Over the last few months, Catholics have had an on-and-off debate over who should and should not be admitted to Holy Communion. This debate was provoked mainly by the synod on the family and the surrounding discussion, in which some–even some Churchmen–have contended that the Church should find a way to admit divorced and remarried Catholics to Communion.
One problem with this debate, it seems to me, is that it focuses narrowly on this one question, and thus loses sight of why the Church would exclude anybody at all from Communion, or by what principles it would make this determination. This was brought once again to my mind by reading Ronald Knox’s A Spiritual Aeneid, his memoir about his conversion to Roman Catholicism from Anglicanism.
Knox’s conversion was a bit of a story at the time, because he was a well known figure–son of a bishop of the Church of England and in his own right a recognized author of books of religious controversy. One of those books was called Reunion All Round. In it Knox tried to recall to reason those Anglicans who thought no Christian should be excluded from communion at a Church of England ceremony. Knox summarized the book as follows:
The argument of the book was a simple reductio ad absurdum. If (as the British public seemed to think) it was the duty of all Christian bodies to unite for worship, sinking their differences on each side, why should the the movement be confined to Christians? What about the Jews, from whom we were only separated by the Council of Jerusalem. And if the Jews, why not the Mohammedans?
And so on. He even took it to the extent of suggesting that atheists should be admitted, since the Anglicans could “join with them in a common definition of the Divine Nature, which should assert it to be such as to involve Existence and Non-existence simultaneously.”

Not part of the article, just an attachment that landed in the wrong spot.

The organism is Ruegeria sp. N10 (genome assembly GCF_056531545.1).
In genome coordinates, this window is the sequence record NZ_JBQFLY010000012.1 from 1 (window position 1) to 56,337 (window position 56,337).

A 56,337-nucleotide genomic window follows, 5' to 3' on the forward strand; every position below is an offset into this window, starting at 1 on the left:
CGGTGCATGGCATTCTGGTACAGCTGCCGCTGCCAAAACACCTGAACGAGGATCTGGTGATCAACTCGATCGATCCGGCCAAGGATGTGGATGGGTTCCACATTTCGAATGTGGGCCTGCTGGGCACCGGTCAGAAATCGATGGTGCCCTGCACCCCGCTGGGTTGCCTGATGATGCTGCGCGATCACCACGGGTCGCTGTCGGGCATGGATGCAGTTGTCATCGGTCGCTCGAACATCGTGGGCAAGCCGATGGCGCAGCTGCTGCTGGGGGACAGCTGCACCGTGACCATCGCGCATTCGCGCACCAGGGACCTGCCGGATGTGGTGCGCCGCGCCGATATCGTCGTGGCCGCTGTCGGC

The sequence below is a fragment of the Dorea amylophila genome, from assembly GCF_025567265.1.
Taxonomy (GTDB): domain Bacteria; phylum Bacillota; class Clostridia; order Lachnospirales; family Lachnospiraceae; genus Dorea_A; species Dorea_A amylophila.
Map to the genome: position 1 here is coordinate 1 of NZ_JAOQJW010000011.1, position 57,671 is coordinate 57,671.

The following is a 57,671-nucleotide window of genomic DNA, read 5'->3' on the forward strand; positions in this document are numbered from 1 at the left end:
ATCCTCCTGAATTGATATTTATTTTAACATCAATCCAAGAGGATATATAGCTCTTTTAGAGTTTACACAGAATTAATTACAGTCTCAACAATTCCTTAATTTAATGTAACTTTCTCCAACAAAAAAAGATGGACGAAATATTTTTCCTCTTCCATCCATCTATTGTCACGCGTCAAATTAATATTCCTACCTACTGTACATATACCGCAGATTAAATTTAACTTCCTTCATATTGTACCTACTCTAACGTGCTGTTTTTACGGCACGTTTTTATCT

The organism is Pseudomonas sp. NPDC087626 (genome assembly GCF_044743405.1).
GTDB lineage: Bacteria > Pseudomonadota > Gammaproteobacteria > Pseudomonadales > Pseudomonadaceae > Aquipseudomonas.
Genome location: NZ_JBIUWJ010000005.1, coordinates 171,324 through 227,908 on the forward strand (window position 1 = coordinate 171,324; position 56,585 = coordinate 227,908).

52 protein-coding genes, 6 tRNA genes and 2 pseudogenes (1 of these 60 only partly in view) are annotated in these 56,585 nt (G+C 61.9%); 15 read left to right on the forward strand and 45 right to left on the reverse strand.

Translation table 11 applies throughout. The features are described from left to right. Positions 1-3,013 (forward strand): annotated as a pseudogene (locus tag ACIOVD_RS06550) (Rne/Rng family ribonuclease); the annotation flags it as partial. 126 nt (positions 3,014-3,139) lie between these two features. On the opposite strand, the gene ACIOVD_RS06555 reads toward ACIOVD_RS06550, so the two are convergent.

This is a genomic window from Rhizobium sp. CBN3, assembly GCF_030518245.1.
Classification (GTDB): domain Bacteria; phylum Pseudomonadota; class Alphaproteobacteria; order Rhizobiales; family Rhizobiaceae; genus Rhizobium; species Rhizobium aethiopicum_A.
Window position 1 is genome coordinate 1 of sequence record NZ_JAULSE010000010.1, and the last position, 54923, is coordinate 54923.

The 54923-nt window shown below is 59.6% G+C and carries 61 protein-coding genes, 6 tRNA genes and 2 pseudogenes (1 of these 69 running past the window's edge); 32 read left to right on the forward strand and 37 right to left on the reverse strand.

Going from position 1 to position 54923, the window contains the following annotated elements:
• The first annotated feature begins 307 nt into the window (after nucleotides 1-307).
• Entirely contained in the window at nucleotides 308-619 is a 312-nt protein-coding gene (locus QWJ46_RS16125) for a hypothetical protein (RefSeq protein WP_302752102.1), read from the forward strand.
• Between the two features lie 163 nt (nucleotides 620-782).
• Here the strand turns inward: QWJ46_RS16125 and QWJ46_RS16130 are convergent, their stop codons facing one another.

In making fun of a lax approach to this question by carrying to its logical conclusion, Knox tried to remind people of an important truth about Communion: It is an act of Christian worship. It would accordingly make no sense to admit non-Christians to it, since they don’t believe in it anyway. By the same reason it makes no sense to admit people who understand themselves to be Christians but who don’t believe in the act of worship that is being performed. And in fact this is the same reason that, then and today, the Catholic Church does not admit even Protestant Christians to Holy Communion.
People have a strange and misguided sense that this exclusion is a kind of meanness of lack of hospitality. They are forgetting this point to which Knox recalls us. It makes perfect sense if we remember that it is an act of worship that goes all the way back to the earliest Christians. They worshipped together, as was natural. It would make no sense to bring people in who did not hold the same beliefs. Such a policy would, in fact, destroy the act of worshipping together, since some of those present would not in fact be worshipping.
In thinking about these questions, the early Church would of course have been guided by the instructions of Jesus. In one of his recorded remarks, he spoke of those who will not be corrected and who disobey even the Church. If they will not listen to the Church, he said, treat them as one of the gentiles. I take it that this means something like excommunication. In view of this remark, it would have been natural for the Church to decide that not only non-Christians, but also Christians who persist in living in ways contrary to Jesus’ teaching, should not be admitted to communion.
In regulating who is admitted to communion and who is not, the Church is not trying to be mean or exclusionary. It is trying to be reasonable, responsible, and faithful to the teaching of its Founder.